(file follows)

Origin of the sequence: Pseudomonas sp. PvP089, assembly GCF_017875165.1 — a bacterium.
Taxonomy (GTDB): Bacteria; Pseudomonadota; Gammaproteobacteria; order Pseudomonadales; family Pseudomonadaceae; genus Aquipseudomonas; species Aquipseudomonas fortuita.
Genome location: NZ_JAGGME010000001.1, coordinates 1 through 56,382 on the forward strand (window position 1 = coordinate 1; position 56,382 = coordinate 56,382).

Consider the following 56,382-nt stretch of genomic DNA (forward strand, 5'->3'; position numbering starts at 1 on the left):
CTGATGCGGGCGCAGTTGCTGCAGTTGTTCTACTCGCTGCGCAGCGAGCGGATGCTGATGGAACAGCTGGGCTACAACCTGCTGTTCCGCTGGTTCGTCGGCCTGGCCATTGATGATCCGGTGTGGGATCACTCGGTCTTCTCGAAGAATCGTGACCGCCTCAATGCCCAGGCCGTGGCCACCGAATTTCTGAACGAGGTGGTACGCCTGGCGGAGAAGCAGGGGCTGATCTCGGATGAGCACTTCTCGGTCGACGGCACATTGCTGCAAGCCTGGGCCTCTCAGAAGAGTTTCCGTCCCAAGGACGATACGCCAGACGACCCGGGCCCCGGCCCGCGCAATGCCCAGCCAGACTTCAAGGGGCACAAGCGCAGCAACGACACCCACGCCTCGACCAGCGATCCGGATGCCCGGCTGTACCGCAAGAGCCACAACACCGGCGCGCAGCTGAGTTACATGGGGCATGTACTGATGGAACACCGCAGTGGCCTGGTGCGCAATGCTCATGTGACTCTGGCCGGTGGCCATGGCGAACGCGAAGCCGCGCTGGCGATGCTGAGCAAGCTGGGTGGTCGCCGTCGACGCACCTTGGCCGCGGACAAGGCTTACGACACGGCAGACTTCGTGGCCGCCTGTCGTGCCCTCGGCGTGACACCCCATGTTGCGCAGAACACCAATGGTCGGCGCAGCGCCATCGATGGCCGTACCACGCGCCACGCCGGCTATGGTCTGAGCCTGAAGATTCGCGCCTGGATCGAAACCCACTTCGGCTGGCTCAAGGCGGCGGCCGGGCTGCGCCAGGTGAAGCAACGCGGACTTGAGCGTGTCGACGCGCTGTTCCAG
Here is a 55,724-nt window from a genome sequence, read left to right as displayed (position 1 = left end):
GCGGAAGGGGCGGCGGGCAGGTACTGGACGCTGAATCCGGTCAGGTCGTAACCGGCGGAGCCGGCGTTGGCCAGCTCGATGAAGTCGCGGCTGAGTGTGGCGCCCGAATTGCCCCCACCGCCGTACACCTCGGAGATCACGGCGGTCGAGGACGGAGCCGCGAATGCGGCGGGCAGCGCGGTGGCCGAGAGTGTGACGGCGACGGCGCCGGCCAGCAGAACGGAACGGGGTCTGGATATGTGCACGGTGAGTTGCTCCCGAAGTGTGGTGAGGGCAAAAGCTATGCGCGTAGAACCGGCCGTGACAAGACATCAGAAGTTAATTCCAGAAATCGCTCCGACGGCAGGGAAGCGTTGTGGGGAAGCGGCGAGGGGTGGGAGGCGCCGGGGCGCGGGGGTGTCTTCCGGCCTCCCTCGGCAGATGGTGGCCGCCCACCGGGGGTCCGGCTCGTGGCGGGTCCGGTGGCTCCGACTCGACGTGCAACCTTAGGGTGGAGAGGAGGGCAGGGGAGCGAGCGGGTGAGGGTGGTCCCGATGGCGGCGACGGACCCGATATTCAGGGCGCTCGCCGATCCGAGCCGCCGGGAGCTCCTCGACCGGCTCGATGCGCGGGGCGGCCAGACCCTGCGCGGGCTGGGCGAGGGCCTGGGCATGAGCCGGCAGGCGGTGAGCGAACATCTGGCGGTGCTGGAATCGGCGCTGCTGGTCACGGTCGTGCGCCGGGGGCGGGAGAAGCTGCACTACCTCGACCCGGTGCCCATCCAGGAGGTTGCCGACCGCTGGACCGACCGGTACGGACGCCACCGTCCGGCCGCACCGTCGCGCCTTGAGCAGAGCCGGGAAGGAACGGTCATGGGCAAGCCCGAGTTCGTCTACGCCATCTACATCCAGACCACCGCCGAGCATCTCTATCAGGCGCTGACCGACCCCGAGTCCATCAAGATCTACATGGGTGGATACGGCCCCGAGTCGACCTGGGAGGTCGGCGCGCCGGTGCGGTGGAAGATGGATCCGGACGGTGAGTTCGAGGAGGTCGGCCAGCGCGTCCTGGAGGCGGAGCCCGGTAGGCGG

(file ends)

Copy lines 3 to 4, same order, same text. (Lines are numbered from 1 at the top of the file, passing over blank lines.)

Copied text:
Genome location: NZ_JAGGME010000001.1, coordinates 1 through 56,382 on the forward strand (window position 1 = coordinate 1; position 56,382 = coordinate 56,382).

Consider the following 56,382-nt stretch of genomic DNA (forward strand, 5'->3'; position numbering starts at 1 on the left):